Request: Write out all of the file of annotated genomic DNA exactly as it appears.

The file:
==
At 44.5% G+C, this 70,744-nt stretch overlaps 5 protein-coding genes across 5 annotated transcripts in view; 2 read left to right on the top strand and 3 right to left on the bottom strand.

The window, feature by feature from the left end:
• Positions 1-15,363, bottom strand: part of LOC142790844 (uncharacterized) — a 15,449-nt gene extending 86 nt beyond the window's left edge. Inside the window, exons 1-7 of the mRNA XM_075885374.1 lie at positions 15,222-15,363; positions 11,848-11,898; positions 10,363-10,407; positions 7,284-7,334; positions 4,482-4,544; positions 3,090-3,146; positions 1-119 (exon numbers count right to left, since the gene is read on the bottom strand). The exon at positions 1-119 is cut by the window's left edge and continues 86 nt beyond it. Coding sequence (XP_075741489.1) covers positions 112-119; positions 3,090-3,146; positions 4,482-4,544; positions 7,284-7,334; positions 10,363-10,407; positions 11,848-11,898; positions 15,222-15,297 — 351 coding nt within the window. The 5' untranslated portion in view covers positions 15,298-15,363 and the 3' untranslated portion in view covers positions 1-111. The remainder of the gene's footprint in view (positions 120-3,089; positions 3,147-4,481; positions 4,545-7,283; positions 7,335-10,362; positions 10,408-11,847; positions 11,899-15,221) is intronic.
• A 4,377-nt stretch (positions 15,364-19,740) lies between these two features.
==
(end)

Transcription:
At 44.5% G+C, this 70,744-nt stretch overlaps 5 protein-coding genes across 5 annotated transcripts in view; 2 read left to right on the top strand and 3 right to left on the bottom strand.

The window, feature by feature from the left end:
• Positions 1-15,363, bottom strand: part of LOC142790844 (uncharacterized) — a 15,449-nt gene extending 86 nt beyond the window's left edge. Inside the window, exons 1-7 of the mRNA XM_075885374.1 lie at positions 15,222-15,363; positions 11,848-11,898; positions 10,363-10,407; positions 7,284-7,334; positions 4,482-4,544; positions 3,090-3,146; positions 1-119 (exon numbers count right to left, since the gene is read on the bottom strand). The exon at positions 1-119 is cut by the window's left edge and continues 86 nt beyond it. Coding sequence (XP_075741489.1) covers positions 112-119; positions 3,090-3,146; positions 4,482-4,544; positions 7,284-7,334; positions 10,363-10,407; positions 11,848-11,898; positions 15,222-15,297 — 351 coding nt within the window. The 5' untranslated portion in view covers positions 15,298-15,363 and the 3' untranslated portion in view covers positions 1-111. The remainder of the gene's footprint in view (positions 120-3,089; positions 3,147-4,481; positions 4,545-7,283; positions 7,335-10,362; positions 10,408-11,847; positions 11,899-15,221) is intronic.
• A 4,377-nt stretch (positions 15,364-19,740) lies between these two features.